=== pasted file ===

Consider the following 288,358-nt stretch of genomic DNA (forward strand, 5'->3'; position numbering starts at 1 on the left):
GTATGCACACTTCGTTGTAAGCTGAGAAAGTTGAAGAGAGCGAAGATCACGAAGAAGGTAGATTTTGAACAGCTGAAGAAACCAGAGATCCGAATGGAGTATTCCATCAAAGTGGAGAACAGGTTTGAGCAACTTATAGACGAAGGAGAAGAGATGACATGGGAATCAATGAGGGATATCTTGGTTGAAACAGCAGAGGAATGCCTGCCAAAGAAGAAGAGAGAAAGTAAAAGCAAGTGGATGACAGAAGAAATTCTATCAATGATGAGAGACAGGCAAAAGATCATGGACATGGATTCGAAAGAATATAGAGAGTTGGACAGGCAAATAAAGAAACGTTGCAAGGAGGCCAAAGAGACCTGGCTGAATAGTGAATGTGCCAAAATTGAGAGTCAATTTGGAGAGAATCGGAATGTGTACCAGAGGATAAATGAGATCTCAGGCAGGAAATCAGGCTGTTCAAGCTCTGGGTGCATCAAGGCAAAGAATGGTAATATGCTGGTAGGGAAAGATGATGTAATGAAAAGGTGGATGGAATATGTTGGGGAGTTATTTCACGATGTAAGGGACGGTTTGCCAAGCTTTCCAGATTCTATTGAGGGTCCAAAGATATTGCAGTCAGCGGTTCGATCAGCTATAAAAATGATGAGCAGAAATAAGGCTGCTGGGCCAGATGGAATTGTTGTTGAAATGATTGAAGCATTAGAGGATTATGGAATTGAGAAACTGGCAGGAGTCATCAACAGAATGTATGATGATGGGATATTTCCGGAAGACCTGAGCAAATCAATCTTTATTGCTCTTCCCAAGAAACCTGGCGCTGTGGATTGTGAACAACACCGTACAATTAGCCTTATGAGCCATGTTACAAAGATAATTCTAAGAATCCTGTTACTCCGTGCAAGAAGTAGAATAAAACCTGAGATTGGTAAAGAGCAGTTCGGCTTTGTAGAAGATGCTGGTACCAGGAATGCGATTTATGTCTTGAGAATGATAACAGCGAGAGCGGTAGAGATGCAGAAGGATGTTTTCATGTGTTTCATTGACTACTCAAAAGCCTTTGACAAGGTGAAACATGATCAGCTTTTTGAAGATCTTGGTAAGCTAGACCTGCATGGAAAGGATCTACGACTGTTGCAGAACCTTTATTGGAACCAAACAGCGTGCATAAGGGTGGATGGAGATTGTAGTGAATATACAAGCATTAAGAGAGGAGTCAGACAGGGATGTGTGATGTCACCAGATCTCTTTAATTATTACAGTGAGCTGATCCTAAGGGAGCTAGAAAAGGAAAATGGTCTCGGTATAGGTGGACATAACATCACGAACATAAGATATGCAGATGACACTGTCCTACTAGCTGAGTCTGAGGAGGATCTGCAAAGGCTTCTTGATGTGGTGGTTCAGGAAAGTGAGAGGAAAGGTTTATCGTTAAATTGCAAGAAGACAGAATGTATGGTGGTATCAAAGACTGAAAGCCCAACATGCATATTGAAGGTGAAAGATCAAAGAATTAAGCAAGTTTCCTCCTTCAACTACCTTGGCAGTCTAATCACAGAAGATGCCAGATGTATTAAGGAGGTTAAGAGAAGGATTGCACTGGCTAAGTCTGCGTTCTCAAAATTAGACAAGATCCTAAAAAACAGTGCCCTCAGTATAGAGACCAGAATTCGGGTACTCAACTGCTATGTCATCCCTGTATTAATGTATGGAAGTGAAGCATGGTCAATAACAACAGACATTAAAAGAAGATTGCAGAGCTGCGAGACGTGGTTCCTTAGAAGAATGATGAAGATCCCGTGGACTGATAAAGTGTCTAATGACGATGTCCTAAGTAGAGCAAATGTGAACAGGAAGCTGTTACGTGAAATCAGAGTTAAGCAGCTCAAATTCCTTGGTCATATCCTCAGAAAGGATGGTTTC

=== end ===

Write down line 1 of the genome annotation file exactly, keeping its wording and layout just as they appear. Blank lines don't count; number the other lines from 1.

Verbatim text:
Consider the following 288,358-nt stretch of genomic DNA (forward strand, 5'->3'; position numbering starts at 1 on the left):